Welcome to the new edition of the German Genealogy Quarterly eNewsletter—the German Schrift! This newsletter will highlight the Genealogy Discussion Group, featured German resources, research tips, and interesting places to visit.
Midwest Genealogy Center: February 2020 eNewsletter
GlühweinGerman Research Discussion Group
Review of the January 2020 meeting and special holiday edition in December 2019:
The January meeting took place for the first time in the new addition of the Midwest Genealogy Center. We enjoyed the three large screens on stage and comfortable seating for everyone. The session was also livestreamed for those who could not be present. We welcomed first-time attendants who introduced us to their research.
We also reminisced about the first ever holiday edition on December 5, 2019. It was a wonderful complement to the end of the year as we discussed German Christmas traditions. We listened to Stacey's story, admired her Glühwein Mug collection, and yes, she wore the dirndl! If you want to see Stacey in her dirndl, watch the end of the second part. Mary Ann supplied us with authentic German cookies, recipes, and table decorations! Bob brought a Christmas tree with authentic German lights and cookies. The event was a big hit! We will decide if we want to continue this festivity in the future.
The January meeting’s second hour belonged to Paul, who took us through European records to introduce his German ancestors who answered the call to go East and settled in Banat and Silesia (part is in the Czech Republic and part in Poland). If you missed his presentation, you can watch it here.
Iveta demonstrated the difference between the two German websites, the Matricula Online and Archion.de. If you want to learn how to methodically do German research, sign up for the German genealogy class, which is regularly offered at MGC. If your society wants to have a presentation at your place, just let us know.
The next meeting will be on April 18, 2020 at 2:00 p.m. Register here. In addition to the regular program, we will hear Don's story about tracing his German ancestors from Bessarabia and Poland back to Germany. If time allows, Iveta will introduce the largest German genealogy website, the Compgen.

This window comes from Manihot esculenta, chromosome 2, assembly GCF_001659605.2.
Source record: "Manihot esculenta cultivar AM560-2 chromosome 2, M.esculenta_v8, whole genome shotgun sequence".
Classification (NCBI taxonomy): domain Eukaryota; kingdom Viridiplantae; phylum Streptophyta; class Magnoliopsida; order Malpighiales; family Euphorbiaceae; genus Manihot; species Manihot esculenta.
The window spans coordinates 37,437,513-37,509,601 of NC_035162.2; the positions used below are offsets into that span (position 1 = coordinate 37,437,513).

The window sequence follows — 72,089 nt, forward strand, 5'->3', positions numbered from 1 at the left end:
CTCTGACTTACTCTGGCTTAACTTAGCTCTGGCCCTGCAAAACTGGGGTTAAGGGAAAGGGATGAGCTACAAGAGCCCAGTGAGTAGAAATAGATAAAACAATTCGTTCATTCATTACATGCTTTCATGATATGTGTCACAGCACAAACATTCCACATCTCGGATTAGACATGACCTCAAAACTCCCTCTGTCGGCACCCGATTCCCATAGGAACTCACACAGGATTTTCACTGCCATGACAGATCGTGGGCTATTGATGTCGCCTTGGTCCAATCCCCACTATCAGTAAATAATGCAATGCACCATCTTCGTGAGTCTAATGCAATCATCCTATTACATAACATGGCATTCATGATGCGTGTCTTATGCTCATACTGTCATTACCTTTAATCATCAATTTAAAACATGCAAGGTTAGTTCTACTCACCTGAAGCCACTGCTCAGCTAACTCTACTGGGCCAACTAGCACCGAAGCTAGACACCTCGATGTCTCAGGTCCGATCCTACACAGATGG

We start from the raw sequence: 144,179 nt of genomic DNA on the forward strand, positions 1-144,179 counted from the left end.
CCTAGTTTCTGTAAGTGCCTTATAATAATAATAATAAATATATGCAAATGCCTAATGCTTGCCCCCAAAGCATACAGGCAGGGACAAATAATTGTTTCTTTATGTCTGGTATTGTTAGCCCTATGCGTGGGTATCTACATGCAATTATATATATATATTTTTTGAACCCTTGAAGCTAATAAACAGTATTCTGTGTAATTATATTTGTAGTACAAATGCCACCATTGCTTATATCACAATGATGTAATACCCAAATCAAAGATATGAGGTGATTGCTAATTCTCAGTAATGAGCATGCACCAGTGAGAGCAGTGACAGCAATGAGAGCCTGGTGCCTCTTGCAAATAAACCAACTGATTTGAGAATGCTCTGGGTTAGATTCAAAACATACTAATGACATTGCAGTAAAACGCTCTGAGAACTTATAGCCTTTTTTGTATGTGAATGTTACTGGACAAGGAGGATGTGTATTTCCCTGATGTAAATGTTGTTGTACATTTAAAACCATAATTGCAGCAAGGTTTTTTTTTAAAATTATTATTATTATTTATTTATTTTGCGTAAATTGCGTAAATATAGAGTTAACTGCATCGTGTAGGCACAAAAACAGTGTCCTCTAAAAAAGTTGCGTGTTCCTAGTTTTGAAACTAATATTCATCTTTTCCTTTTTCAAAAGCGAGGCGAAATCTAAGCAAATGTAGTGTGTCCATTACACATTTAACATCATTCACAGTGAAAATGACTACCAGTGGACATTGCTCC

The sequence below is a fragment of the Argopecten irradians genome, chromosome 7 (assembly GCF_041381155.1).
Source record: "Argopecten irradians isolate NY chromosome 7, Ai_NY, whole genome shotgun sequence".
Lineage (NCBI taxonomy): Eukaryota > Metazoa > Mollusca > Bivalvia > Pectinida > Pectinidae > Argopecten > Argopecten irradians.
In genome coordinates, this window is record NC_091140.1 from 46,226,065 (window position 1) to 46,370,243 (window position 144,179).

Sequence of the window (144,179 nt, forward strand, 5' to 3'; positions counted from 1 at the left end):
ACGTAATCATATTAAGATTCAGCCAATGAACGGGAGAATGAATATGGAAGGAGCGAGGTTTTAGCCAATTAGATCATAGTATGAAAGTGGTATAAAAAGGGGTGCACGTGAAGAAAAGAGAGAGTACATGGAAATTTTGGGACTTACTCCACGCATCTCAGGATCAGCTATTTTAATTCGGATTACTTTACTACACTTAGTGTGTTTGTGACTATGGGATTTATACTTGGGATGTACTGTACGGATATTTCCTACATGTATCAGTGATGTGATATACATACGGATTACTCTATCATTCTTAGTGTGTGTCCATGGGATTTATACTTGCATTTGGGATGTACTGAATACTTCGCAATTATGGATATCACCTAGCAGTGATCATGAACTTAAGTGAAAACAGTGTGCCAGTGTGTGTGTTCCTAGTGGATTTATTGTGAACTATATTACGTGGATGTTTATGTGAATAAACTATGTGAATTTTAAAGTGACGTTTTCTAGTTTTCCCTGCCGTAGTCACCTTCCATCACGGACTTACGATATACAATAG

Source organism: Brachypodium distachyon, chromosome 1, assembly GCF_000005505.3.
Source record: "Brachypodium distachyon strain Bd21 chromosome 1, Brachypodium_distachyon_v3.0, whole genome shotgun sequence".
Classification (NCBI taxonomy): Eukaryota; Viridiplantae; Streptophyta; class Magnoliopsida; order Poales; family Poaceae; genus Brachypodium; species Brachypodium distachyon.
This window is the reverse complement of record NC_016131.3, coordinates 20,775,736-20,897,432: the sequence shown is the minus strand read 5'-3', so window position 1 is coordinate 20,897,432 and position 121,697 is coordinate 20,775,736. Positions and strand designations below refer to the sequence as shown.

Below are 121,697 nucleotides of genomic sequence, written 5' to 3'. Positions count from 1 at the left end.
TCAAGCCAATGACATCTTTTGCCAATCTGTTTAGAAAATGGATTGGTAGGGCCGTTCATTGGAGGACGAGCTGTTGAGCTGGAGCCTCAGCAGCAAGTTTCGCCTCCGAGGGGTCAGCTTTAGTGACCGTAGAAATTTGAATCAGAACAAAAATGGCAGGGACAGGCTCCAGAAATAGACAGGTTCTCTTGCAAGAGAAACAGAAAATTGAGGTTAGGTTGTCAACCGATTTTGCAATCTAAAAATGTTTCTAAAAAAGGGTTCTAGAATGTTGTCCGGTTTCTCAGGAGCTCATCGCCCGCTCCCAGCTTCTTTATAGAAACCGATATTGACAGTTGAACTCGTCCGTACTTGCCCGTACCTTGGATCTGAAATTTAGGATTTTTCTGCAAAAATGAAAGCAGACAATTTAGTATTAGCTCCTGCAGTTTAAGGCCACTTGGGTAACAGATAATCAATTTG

In addition, we are planning to repeat Bob's popular classes as a series, teaching how to recognize German handwriting in civil records. We will offer the first one on July 18, 2020, so mark your calendars!
Family Tree Magazine, January/February 2020 This periodical has various informative articles covering a broad range of genealogy-related subjects. In this particular issue, the inner centerfold section has a helpful “cheat sheet” for immigration records. This was compiled by Diane Haddad and has an immigration timeline, Q&A, and more. Visit MGC to read it or make a copy for yourself.
This book features a short history of Germany, including German names and traditional professions, such as glassblowers and brewers. It identifies historically well-known German-Americans (known for their profession, sport, or business) and mentions contemporary distinguished persons with ancestors of German origin. Often, the original German name is given. The end of the book has a directory and an abridged list of contemporary German-American organizations functioning in the U.S. or abroad.
This book focuses on the German influence in Missouri. The rolling hills and valleys reminded German immigrants of the old country, and so they settled there, continuing their work as artisans, brewers, and other skilled tradesmen.
Online Resource Tip
Surname Map: Are you curious about how many people still live in Germany with the name of your ancestor? Type the last name into this website. The map shows a distribution of names, taken primarily from phonebooks. Historically, people in Europe did not move often, and if they did, they stayed close by. For this reason, there’s a good chance that there are still descendants of your ancestors’ extended family, such as siblings' descendants, living in the area. This website is also helpful for giving possible name variants. Remember, names could be spelled more than one way. Once you find your ancestors’ descendants on the map, you may want to contact them! The current phone book for Germany is located here.
Another Tip: For those of you who traced your emigrant ancestor to the Lippe area in North Rhine-Westphalia, Germany, explore this website. Open it in Google Chrome and switch to English. (Auswanderer = Emigrant).
If this is too close to home, visit Cologne in Germany. You can still “fetch” the famous Karneval (Carnival) there. Speaking of Karneval, if you go to Cologne, be sure to try the delicious Krapfen, which is the Central European version of donuts—fried dough filled with jam. You can also try to bake your own Krapfen!Here is a recipe if you’d like to surprise your family with this traditional sweet dish.
Cologne is also well-known for its famous cathedral (Kölner Dom). Read more here. For genealogists, there is a historical archive with documents from the early medieval ages, although some were lost during the collapse of the building in 2009. Learn more.
Fun and Learn
What is this German word? Dust off that German dictionary from your shelf (occupation).
B r _ _ e r (Brewer)
A _ _ t (Doctor)
F _ e i _ _ h _ r or M e _ z _ e r (Butcher)
M _ l _ r (Painter)
P ï¿½ c h _ _ r (Farmer, tenant)
K _ _ c h t (Servant, farmhand)
S c h _ _ i d _ r (Tailor)
T i _ _ _ l _ r (Cabinet maker)
L _ h _ _ r (Teacher)
"Eine hand wäscht die andere!" which means, "You scratch my back, and I will scratch yours!" or "One hand washes the other!"
Thank you. Danke schön.
Mid-Continent Public Library 15616 E. 24 Hwy. Independence, Missouri 64050 816.836.5200 www.mymcpl.org/